- The Washington Times - Friday, January 27, 2006

A multilevel gang task force in Houston yesterday announced the arrests of eight hurricane refugees from New Orleans — a group Houston police say is responsible for at least 11 slayings and numerous burglaries and thefts in the metropolitan area since November.

“We’re talking about what appears to be a rivalry between two groups of individuals who were associated with two different housing projects in New Orleans,” Houston police Capt. M.D. Brown told The Washington Times. “Their rivalry began several years ago — certainly prior to Katrina — and carried over to Houston.”

He said the arrests came after “weeks of cooperation with Louisiana police and the FBI.”

Houston’s crime rate spiked noticeably in the final months of 2005, and police officials have attributed much of the increase to lawbreakers who moved to the city after Hurricane Katrina.

The eight men who were arrested, as well as three others who are still being sought, are all between the ages of 20 and 27, according to the Houston Chronicle

The Texas paper identified those in custody as:

• Kalvin Forcell, 21, charged with murder in a shooting Nov. 20.

• Alvin Sims, 20, charged with capital murder in a shooting of two Louisiana men Dec. 31.

• Jason McMaster, 24, charged with aggravated robbery and aggravated kidnapping.

• Cornelius Gordon, 21, charged with engaging in organized crime and possession of a weapon.

• Daryl Robinson, 27, charged with murder in a shooting Dec. 25.

• Tyler Mackyeon, 23, charged with deadly conduct and aggravated robbery.

• James Taylor, 24, charged with unauthorized use of a motor vehicle.

• Keith Ron Williams, 20, charged with assault-family violence.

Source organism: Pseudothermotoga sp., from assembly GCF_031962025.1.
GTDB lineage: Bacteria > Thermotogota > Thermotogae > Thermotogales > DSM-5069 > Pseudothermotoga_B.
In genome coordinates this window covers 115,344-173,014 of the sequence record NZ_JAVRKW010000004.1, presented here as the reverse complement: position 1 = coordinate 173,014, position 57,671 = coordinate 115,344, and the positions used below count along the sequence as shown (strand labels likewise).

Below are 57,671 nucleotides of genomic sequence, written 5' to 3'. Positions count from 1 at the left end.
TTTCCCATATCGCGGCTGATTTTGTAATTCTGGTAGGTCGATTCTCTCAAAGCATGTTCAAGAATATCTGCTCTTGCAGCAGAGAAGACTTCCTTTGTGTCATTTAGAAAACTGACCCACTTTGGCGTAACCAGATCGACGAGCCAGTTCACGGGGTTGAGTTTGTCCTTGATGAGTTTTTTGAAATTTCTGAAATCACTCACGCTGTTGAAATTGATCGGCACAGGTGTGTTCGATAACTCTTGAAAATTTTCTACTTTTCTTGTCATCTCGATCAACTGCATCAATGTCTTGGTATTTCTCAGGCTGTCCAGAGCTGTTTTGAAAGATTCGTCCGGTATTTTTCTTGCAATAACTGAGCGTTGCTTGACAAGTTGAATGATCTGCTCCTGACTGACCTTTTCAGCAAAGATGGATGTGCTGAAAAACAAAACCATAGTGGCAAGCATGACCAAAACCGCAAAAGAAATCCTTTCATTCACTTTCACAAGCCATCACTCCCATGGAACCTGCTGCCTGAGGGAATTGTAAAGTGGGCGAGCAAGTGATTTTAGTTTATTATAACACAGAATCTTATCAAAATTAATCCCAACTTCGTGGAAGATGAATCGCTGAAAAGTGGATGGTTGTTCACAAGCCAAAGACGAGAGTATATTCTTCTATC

In addition, Houston police pinpointed one of the three men still at large as being “violent and extremely dangerous.” He was identified as Ivroy Harris, 22, known as “B-stupid,” wanted for aggravated robbery, aggravated kidnapping and suspicion of murder.

The other two were identified as Travis Jordan, 23, wanted for aggravated robbery, and Terrance Richards, 22, wanted for evading detention in suburban Webster.

Police Chief Harold Hurtt yesterday released pictures of the three men, asking that the public provide information so they can be apprehended.

“The safety of the city of Houston, the citizens and as well as some of the evacuees, depend on us arresting these individuals as soon as possible,” he said. “We need to get these people off the street.”

Tensions have risen throughout the city’s heavy crime areas since Hurricanes Katrina and Rita, said one Houston police officer, who added, “some real bad boys have joined us and apparently have picked up where they left off in New Orleans.”

Nine of the homicides occurred on Houston’s southwest side, while the other two were in suburban Pasadena.

“We don’t talk publicly about it,” he said, “but it’s there to see and feel. That’s why the chief formed this special ‘Gang Murder Squad.’ ”

Some of the killings have been gang against gang, he said, but “when they run out of money, that’s when innocent citizens get involved — with carjacks, robberies and kidnappings.”

Violence has risen not only on the streets but in the schools: Houston’s district, which absorbed about 6,000 student refugees, increased security this month after reporting at least a dozen major fights involving displaced students. The worst was a near-riot in a high school lunchroom last month that ended in the arrests of 15 refugees and 12 local students.

This article is based in part on wire service reports.

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